In season 3, episode 18 of Star Trek: Deep Space Nine Dr. Bashir has to deal with some deep-seated personal issues. One of these is the fact that he graduated second in his medical school class because he mistook a "pre-ganglionic fiber for a post-ganglionic nerve." Spoiler alert: He did it on purpose because he didn't want to deal with the pressure of being first.
Dr. Bashir is not alone. I see this lead to 2 errors every day in our trainees. The clinical implication is zero, because the referring physicians also don't make this distinction (two wrongs do make a right, apparently).
First, take a look at the image below:
Note that there are 2 nerve roots (dorsal and ventral) on each side (left and right). When you say a lumbar disc compresses a nerve root in the central spinal canal, you need to add an "s," because these dorsal and ventral nerve roots travels down together in the cauda equina. Next time you look at an axial T2-WI of the lumbar spine, see if you can see two distinct nerve roots on either side.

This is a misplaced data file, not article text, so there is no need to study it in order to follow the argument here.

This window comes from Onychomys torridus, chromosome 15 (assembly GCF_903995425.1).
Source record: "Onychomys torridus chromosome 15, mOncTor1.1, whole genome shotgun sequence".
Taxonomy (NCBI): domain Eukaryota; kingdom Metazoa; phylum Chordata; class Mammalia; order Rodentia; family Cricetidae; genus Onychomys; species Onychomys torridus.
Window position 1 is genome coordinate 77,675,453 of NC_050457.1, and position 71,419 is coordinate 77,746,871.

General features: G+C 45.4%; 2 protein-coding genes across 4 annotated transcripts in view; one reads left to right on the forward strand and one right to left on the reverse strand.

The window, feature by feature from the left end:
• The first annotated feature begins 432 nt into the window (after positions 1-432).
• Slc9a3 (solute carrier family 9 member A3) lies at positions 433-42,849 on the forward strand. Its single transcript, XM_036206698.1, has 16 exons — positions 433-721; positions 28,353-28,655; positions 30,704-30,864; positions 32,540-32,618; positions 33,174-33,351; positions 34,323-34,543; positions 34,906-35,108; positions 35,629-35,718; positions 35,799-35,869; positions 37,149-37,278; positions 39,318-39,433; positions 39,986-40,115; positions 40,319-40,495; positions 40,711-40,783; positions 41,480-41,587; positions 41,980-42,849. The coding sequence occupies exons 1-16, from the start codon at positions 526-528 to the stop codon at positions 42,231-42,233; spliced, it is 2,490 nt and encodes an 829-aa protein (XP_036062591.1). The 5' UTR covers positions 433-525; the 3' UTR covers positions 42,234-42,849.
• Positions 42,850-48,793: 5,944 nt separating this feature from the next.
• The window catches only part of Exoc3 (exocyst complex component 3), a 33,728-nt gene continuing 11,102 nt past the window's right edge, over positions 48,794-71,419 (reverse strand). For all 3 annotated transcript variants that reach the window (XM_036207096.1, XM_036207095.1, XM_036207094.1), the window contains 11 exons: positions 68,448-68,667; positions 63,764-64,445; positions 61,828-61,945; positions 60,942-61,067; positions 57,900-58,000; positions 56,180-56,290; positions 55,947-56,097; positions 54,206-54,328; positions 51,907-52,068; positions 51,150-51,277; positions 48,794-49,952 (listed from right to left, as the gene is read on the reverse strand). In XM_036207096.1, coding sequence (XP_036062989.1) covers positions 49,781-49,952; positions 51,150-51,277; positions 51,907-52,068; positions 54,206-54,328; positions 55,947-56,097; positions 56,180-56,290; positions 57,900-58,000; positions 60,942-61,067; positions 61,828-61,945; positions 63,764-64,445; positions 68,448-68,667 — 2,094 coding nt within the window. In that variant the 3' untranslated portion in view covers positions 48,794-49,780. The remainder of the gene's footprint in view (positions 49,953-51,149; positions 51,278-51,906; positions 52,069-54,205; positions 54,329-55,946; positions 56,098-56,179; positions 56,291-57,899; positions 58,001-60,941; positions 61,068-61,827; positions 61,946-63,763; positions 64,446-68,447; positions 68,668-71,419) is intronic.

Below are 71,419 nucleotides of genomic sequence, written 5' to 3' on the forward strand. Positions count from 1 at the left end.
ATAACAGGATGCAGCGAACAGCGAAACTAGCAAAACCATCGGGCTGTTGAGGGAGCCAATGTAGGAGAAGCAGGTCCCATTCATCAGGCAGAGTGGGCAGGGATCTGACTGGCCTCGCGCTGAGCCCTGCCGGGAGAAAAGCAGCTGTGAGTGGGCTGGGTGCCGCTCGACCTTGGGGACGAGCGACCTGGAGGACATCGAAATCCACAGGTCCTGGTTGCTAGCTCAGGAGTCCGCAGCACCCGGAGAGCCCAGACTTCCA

Second, note that once we're post-ganglionic, we're dealing with a nerve, not a root. So, if you're talking about a nerve root outside the foramen, you're about as anatomically correct as a Ken doll.
The same goes for the "nerve roots" of the brachial plexus and the famous Randy Travis Drinks Cold Beer mnemonic for the brachial plexus anatomy (sorry, Randy). All is not lost. Just replace Randy Travis with Nikola Tesla.
- Basic anatomy that everyone ignores.